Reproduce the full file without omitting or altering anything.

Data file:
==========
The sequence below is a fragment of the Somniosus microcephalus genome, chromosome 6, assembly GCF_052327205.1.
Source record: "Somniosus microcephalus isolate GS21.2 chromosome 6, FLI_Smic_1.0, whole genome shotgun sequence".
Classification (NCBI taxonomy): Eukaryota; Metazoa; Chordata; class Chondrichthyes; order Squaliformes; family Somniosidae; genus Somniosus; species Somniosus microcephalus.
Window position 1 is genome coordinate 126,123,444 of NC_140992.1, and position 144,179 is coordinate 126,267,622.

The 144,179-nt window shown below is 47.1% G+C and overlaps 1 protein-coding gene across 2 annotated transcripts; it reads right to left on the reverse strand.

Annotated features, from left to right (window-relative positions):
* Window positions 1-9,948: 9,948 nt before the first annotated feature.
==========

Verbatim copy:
The sequence below is a fragment of the Somniosus microcephalus genome, chromosome 6, assembly GCF_052327205.1.
Source record: "Somniosus microcephalus isolate GS21.2 chromosome 6, FLI_Smic_1.0, whole genome shotgun sequence".
Classification (NCBI taxonomy): Eukaryota; Metazoa; Chordata; class Chondrichthyes; order Squaliformes; family Somniosidae; genus Somniosus; species Somniosus microcephalus.
Window position 1 is genome coordinate 126,123,444 of NC_140992.1, and position 144,179 is coordinate 126,267,622.

The 144,179-nt window shown below is 47.1% G+C and overlaps 1 protein-coding gene across 2 annotated transcripts; it reads right to left on the reverse strand.

Annotated features, from left to right (window-relative positions):
* Window positions 1-9,948: 9,948 nt before the first annotated feature.